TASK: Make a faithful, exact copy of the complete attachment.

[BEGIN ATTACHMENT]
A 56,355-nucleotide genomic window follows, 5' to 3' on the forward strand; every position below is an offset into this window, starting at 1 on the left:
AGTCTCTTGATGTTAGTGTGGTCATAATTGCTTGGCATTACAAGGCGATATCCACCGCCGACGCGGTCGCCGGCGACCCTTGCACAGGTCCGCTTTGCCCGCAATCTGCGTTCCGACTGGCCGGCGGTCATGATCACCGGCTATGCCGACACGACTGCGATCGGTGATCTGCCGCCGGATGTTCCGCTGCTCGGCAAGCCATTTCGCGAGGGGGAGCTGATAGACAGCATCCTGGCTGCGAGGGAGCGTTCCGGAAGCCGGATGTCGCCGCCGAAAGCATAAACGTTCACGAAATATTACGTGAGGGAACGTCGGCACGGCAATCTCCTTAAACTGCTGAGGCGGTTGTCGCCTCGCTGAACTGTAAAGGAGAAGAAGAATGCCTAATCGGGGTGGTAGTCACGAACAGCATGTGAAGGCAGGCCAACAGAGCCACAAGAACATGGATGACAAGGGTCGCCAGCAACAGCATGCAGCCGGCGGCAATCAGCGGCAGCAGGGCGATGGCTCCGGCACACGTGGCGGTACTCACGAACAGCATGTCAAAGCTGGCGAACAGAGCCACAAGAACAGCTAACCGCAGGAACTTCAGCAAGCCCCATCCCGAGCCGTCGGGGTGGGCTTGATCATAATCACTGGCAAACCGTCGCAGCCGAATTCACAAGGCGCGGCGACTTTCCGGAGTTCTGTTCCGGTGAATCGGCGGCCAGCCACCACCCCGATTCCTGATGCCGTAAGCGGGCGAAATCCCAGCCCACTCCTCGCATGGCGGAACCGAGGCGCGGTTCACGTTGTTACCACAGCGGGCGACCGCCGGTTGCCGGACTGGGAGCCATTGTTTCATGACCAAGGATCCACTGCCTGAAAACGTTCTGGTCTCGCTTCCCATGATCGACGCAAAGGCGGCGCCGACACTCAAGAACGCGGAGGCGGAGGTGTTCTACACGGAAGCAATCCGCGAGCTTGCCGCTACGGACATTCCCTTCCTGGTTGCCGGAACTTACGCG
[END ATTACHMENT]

A 56,355-nucleotide genomic window follows, 5' to 3' on the forward strand; every position below is an offset into this window, starting at 1 on the left:
AGTCTCTTGATGTTAGTGTGGTCATAATTGCTTGGCATTACAAGGCGATATCCACCGCCGACGCGGTCGCCGGCGACCCTTGCACAGGTCCGCTTTGCCCGCAATCTGCGTTCCGACTGGCCGGCGGTCATGATCACCGGCTATGCCGACACGACTGCGATCGGTGATCTGCCGCCGGATGTTCCGCTGCTCGGCAAGCCATTTCGCGAGGGGGAGCTGATAGACAGCATCCTGGCTGCGAGGGAGCGTTCCGGAAGCCGGATGTCGCCGCCGAAAGCATAAACGTTCACGAAATATTACGTGAGGGAACGTCGGCACGGCAATCTCCTTAAACTGCTGAGGCGGTTGTCGCCTCGCTGAACTGTAAAGGAGAAGAAGAATGCCTAATCGGGGTGGTAGTCACGAACAGCATGTGAAGGCAGGCCAACAGAGCCACAAGAACATGGATGACAAGGGTCGCCAGCAACAGCATGCAGCCGGCGGCAATCAGCGGCAGCAGGGCGATGGCTCCGGCACACGTGGCGGTACTCACGAACAGCATGTCAAAGCTGGCGAACAGAGCCACAAGAACAGCTAACCGCAGGAACTTCAGCAAGCCCCATCCCGAGCCGTCGGGGTGGGCTTGATCATAATCACTGGCAAACCGTCGCAGCCGAATTCACAAGGCGCGGCGACTTTCCGGAGTTCTGTTCCGGTGAATCGGCGGCCAGCCACCACCCCGATTCCTGATGCCGTAAGCGGGCGAAATCCCAGCCCACTCCTCGCATGGCGGAACCGAGGCGCGGTTCACGTTGTTACCACAGCGGGCGACCGCCGGTTGCCGGACTGGGAGCCATTGTTTCATGACCAAGGATCCACTGCCTGAAAACGTTCTGGTCTCGCTTCCCATGATCGACGCAAAGGCGGCGCCGACACTCAAGAACGCGGAGGCGGAGGTGTTCTACACGGAAGCAATCCGCGAGCTTGCCGCTACGGACATTCCCTTCCTGGTTGCCGGAACTTACGCG